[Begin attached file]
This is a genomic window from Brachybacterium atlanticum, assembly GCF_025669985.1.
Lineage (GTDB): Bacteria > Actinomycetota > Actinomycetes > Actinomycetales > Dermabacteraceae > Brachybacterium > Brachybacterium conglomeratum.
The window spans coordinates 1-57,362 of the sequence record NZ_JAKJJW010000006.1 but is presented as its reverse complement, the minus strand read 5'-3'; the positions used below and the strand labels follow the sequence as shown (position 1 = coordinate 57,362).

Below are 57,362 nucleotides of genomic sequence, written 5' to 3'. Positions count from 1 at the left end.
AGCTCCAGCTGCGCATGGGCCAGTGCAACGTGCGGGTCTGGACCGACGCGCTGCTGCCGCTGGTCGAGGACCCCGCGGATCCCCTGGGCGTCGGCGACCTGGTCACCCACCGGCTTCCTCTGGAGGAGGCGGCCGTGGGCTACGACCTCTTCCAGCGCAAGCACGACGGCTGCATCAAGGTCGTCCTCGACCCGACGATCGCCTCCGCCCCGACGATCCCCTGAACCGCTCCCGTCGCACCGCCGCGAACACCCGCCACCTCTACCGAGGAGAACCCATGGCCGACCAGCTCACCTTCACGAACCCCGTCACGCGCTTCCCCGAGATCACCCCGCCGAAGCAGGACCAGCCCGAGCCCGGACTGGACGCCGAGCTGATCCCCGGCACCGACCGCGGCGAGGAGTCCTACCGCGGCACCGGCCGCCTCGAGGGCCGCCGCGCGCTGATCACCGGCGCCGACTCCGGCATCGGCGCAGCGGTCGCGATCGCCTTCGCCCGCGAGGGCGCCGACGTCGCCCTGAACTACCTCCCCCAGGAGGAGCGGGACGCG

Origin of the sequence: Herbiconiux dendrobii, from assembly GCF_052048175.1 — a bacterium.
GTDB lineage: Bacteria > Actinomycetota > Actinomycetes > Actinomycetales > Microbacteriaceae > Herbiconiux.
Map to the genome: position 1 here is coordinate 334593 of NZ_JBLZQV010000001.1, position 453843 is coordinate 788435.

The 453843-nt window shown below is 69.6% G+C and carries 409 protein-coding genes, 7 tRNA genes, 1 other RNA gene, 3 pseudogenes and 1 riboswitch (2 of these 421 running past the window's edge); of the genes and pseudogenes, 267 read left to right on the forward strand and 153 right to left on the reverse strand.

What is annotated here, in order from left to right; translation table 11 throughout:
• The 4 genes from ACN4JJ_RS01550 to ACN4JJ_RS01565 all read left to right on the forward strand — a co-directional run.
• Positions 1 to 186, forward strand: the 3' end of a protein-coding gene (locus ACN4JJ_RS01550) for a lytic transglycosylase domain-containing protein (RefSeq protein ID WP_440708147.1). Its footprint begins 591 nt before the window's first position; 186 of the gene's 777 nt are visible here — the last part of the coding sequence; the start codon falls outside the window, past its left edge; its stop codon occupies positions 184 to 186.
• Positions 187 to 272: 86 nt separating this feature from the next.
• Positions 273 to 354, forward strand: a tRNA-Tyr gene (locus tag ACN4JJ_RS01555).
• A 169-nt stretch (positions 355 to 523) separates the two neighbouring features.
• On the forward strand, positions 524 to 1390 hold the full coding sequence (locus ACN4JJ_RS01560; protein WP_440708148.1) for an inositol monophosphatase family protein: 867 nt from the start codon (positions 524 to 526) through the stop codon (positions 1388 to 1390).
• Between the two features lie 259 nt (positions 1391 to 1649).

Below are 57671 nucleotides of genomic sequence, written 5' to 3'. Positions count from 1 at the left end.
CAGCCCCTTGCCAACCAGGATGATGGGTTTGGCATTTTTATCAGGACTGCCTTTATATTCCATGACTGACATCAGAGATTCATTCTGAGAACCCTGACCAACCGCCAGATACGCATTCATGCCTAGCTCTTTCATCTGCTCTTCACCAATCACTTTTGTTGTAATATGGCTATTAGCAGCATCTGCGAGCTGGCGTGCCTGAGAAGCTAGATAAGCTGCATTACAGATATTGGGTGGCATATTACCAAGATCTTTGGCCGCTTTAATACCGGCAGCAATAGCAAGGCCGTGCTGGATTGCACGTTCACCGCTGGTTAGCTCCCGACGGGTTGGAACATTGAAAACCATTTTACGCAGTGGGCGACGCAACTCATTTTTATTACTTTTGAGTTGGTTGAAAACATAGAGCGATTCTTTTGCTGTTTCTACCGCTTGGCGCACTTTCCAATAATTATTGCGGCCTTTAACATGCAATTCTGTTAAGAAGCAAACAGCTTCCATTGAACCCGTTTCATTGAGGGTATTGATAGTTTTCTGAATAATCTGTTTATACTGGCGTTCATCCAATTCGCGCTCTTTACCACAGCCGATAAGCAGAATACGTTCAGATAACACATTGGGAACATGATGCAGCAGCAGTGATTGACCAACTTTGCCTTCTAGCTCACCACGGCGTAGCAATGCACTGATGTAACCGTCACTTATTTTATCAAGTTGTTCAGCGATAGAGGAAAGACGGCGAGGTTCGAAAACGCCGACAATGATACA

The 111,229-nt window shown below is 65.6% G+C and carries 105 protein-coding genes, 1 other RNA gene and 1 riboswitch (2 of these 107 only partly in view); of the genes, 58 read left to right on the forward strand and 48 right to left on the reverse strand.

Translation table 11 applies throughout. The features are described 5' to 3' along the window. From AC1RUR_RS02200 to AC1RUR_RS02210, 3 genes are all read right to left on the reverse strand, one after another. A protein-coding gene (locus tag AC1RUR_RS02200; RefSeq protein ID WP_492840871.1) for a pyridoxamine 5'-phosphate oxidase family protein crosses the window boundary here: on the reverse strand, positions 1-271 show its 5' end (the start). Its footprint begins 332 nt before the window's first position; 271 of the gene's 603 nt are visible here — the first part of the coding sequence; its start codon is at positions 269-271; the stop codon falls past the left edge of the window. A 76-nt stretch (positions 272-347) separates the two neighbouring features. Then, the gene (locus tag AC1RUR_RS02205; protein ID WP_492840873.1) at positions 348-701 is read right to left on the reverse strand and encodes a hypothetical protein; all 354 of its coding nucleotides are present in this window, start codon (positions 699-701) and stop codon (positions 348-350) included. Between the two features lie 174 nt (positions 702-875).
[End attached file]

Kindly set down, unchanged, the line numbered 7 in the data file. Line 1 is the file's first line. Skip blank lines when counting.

GTDB lineage: Bacteria > Actinomycetota > Actinomycetes > Actinomycetales > Microbacteriaceae > Herbiconiux.